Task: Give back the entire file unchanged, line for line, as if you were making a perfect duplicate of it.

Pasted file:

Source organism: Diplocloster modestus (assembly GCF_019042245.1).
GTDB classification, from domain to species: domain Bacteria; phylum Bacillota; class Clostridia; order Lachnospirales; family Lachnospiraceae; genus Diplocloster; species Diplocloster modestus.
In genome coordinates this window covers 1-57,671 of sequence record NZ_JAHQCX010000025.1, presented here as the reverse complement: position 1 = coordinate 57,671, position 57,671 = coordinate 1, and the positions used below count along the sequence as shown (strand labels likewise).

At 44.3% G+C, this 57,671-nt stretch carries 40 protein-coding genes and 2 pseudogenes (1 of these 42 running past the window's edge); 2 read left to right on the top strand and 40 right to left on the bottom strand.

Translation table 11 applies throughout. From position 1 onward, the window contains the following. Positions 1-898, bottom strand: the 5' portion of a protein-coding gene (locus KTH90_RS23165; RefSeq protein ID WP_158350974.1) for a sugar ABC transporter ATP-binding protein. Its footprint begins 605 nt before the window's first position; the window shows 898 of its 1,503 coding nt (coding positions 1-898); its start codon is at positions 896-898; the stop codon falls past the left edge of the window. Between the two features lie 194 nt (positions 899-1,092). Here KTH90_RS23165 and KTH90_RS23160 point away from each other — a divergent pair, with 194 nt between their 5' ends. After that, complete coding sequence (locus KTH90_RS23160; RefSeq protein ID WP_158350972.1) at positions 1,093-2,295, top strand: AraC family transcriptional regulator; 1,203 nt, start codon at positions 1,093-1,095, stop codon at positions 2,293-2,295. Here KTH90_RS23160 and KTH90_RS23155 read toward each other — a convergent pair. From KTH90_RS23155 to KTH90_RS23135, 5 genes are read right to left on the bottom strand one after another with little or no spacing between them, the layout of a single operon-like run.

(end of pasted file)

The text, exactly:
Source organism: Diplocloster modestus (assembly GCF_019042245.1).
GTDB classification, from domain to species: domain Bacteria; phylum Bacillota; class Clostridia; order Lachnospirales; family Lachnospiraceae; genus Diplocloster; species Diplocloster modestus.
In genome coordinates this window covers 1-57,671 of sequence record NZ_JAHQCX010000025.1, presented here as the reverse complement: position 1 = coordinate 57,671, position 57,671 = coordinate 1, and the positions used below count along the sequence as shown (strand labels likewise).

At 44.3% G+C, this 57,671-nt stretch carries 40 protein-coding genes and 2 pseudogenes (1 of these 42 running past the window's edge); 2 read left to right on the top strand and 40 right to left on the bottom strand.

Translation table 11 applies throughout. From position 1 onward, the window contains the following. Positions 1-898, bottom strand: the 5' portion of a protein-coding gene (locus KTH90_RS23165; RefSeq protein ID WP_158350974.1) for a sugar ABC transporter ATP-binding protein. Its footprint begins 605 nt before the window's first position; the window shows 898 of its 1,503 coding nt (coding positions 1-898); its start codon is at positions 896-898; the stop codon falls past the left edge of the window. Between the two features lie 194 nt (positions 899-1,092). Here KTH90_RS23165 and KTH90_RS23160 point away from each other — a divergent pair, with 194 nt between their 5' ends. After that, complete coding sequence (locus KTH90_RS23160; RefSeq protein ID WP_158350972.1) at positions 1,093-2,295, top strand: AraC family transcriptional regulator; 1,203 nt, start codon at positions 1,093-1,095, stop codon at positions 2,293-2,295. Here KTH90_RS23160 and KTH90_RS23155 read toward each other — a convergent pair. From KTH90_RS23155 to KTH90_RS23135, 5 genes are read right to left on the bottom strand one after another with little or no spacing between them, the layout of a single operon-like run.